Physics-Biology interface seminar

Held every second Wednesday at 11am in the moyen amphi at LPS (not LPTMS!) in Orsay, this seminar series aims to be a central forum for the Physics/Biology interface in the south of Paris.

Subscribe to our e-mail announcements

Other seminars and conferences you might be interested in:

Paris-Saclay Biomechanics seminar - last Thu. of the month in Palaiseau (subscribe to their announcements)
Seminar of the Physical Chemistry Laboratory - in Orsay

Informations for speakers
Past seminars
Contact the organizer

Seminar cancelled: rescheduled for March 13th

Karim Benzerara (Sorbonne Universités, Paris)

Location: Amphi BLANDIN du LPS de la Faculté des Sciences d’Orsay (Bâtiment 510)

From cells to tissue: A continuum model of epithelial mechanics

Philippe Marcq (Institut Curie, Paris)


A continuum model of epithelial tissue mechanics is formulated using cellular-level mechanical ingredients and cell morphogenetic processes, including cellular shape changes and cellular rearrangements. This model incorporates stress and deformation tensors, which can be compared with experimental data. Focusing on the interplay between cell shape changes and cell rearrangements, we elucidate dynamical behavior underlying passive relaxation, active contraction-elongation, and tissue shear flow. Extensions of the model allow to incorporate additional ingredients, such as cell division, cell death, and cell motility.

Location: LPTMS, salle 201, 2ème étage, Bât 100, Campus d'Orsay

Mathilde Badoual (IMNC, U. Paris-Sud)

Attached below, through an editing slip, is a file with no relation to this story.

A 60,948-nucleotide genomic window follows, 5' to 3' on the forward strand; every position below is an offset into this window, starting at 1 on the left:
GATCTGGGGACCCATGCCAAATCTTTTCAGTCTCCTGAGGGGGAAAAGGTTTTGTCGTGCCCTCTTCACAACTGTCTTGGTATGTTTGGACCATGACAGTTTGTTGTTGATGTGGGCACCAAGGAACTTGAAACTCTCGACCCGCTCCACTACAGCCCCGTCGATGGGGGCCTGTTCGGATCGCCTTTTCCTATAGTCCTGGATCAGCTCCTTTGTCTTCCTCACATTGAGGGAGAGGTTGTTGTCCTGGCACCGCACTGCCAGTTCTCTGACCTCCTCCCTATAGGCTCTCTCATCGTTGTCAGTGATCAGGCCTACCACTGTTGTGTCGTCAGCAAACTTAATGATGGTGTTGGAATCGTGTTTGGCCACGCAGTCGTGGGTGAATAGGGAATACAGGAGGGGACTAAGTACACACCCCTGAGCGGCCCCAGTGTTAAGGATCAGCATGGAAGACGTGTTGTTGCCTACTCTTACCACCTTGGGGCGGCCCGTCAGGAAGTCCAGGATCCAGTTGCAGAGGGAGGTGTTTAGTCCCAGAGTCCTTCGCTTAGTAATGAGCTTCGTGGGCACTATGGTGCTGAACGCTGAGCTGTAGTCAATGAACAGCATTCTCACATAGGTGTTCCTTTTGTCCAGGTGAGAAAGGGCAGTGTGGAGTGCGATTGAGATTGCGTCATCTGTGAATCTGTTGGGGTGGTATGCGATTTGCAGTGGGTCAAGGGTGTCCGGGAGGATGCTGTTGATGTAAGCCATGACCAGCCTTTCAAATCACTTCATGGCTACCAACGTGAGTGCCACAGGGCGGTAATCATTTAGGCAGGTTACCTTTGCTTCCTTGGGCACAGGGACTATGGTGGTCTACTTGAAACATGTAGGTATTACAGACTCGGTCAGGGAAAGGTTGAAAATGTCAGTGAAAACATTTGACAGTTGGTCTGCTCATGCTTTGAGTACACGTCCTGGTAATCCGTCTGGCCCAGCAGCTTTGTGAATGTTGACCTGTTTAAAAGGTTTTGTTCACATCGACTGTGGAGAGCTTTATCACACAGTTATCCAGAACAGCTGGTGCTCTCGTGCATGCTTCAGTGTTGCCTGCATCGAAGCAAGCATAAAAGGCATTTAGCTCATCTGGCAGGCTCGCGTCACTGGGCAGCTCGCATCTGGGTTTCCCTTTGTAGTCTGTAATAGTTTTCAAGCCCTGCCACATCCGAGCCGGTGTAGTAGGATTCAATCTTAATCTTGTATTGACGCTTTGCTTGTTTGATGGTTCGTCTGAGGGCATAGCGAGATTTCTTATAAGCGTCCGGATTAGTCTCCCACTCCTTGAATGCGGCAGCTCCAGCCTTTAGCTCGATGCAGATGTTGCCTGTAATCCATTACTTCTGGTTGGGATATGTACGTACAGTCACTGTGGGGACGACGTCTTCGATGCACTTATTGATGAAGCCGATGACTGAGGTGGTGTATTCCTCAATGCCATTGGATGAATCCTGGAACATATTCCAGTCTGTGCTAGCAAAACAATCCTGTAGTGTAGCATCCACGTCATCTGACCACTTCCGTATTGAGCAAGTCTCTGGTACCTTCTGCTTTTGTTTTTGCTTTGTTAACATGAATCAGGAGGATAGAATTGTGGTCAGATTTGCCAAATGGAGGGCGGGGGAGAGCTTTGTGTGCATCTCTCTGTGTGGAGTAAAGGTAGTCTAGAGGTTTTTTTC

Location: Moyen Amphi, Building 510, Université Paris-Sud Orsay

Formation of intracellular amorphous carbonates by bacteria

Karim Benzerara (Sorbonne Universités, Paris)

Living cells can sustain out-of-equilibrium states in a given environment by consuming free energy. The formation of some intracellular mineral phases provides some examples of this. Here I will review some of the work we have performed in the last years to describe and understand how some cyanobacteria, which are abundant photosynthesizing bacteria appeared several billions years ago at the surface of the Earth, manage to form intracellular amorphous carbonates. I will show the environmental conditions under which they catalyze this process, detail the methodologies (including cryo-TEM and spectroscopies) we used to characterize these phases and finally address the involved (bio)molecular mechanisms. The question of the selective advantage(s) provided by this process, if any, will be asked. The implications for basic and applied research will also be addressed. Overall, this talk should convince you that a highly interdisciplinary work is crucially needed to globally understand this intracellular biomineralization process.

Location: Moyen Amphi, Building 510, Université Paris-Sud Orsay

Stefan Karpitschka (MPI Göttingen)

Location: Moyen Amphi, Building 510, Université Paris-Sud Orsay